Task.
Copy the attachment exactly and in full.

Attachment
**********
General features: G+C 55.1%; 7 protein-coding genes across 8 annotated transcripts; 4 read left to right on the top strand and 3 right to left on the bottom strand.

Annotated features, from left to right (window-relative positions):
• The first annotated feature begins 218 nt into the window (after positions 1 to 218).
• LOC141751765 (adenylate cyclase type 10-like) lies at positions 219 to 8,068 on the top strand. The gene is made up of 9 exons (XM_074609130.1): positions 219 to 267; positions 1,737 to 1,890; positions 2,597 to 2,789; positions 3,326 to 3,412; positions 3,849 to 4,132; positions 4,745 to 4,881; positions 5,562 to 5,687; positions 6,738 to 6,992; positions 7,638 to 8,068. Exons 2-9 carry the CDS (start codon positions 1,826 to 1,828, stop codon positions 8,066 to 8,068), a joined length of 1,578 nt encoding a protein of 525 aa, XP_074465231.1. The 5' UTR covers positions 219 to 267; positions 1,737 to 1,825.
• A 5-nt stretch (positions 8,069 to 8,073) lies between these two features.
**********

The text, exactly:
General features: G+C 55.1%; 7 protein-coding genes across 8 annotated transcripts; 4 read left to right on the top strand and 3 right to left on the bottom strand.

Annotated features, from left to right (window-relative positions):
• The first annotated feature begins 218 nt into the window (after positions 1 to 218).
• LOC141751765 (adenylate cyclase type 10-like) lies at positions 219 to 8,068 on the top strand. The gene is made up of 9 exons (XM_074609130.1): positions 219 to 267; positions 1,737 to 1,890; positions 2,597 to 2,789; positions 3,326 to 3,412; positions 3,849 to 4,132; positions 4,745 to 4,881; positions 5,562 to 5,687; positions 6,738 to 6,992; positions 7,638 to 8,068. Exons 2-9 carry the CDS (start codon positions 1,826 to 1,828, stop codon positions 8,066 to 8,068), a joined length of 1,578 nt encoding a protein of 525 aa, XP_074465231.1. The 5' UTR covers positions 219 to 267; positions 1,737 to 1,825.
• A 5-nt stretch (positions 8,069 to 8,073) lies between these two features.